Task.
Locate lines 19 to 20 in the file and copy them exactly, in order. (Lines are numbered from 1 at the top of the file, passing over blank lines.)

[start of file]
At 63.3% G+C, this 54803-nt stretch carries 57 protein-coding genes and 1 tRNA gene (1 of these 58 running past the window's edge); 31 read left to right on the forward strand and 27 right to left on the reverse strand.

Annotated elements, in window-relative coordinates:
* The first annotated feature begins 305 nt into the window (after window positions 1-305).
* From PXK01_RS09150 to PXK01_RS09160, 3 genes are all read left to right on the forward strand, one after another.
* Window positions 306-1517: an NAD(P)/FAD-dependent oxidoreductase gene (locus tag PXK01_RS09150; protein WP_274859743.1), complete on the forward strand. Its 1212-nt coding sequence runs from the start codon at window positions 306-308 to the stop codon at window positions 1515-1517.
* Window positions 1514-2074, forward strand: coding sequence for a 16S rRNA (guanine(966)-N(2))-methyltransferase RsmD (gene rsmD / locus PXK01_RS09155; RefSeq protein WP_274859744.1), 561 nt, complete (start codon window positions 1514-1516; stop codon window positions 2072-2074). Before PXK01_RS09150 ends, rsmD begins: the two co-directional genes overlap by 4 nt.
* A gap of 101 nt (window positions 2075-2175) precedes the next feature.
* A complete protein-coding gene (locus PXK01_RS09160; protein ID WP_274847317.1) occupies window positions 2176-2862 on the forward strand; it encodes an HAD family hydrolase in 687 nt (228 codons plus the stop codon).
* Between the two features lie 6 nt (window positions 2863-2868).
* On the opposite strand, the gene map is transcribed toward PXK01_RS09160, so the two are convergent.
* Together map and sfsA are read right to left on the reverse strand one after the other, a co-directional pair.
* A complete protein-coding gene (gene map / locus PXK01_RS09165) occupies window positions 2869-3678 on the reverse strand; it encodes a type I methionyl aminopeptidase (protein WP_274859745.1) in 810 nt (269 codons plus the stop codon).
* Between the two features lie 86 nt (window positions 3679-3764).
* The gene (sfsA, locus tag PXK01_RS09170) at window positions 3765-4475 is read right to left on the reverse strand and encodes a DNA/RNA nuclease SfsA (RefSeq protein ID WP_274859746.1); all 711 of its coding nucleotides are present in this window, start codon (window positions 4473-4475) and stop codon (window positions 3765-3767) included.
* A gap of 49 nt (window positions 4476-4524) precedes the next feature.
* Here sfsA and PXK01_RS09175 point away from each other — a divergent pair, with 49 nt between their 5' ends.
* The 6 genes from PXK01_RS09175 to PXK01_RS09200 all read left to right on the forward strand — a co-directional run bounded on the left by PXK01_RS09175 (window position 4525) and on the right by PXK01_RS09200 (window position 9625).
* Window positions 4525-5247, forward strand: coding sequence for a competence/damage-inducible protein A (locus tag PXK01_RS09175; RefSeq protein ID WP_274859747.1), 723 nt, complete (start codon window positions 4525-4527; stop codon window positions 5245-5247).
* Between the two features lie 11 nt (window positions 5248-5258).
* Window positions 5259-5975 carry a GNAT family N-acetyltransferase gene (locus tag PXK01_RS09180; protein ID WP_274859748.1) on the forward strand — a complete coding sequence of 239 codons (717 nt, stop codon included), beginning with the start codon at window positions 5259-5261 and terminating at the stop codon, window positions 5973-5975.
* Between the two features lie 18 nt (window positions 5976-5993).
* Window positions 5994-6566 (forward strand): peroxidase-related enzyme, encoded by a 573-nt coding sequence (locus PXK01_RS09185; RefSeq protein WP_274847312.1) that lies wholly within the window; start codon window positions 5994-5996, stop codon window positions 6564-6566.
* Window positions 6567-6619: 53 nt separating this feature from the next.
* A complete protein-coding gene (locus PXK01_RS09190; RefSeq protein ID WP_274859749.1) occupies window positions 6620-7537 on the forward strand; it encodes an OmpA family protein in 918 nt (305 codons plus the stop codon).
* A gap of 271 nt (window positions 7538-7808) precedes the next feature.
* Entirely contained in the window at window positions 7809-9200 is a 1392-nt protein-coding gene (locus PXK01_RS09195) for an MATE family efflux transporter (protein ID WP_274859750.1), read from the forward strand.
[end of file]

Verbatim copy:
* Between the two features lie 11 nt (window positions 5248-5258).
* Window positions 5259-5975 carry a GNAT family N-acetyltransferase gene (locus tag PXK01_RS09180; protein ID WP_274859748.1) on the forward strand — a complete coding sequence of 239 codons (717 nt, stop codon included), beginning with the start codon at window positions 5259-5261 and terminating at the stop codon, window positions 5973-5975.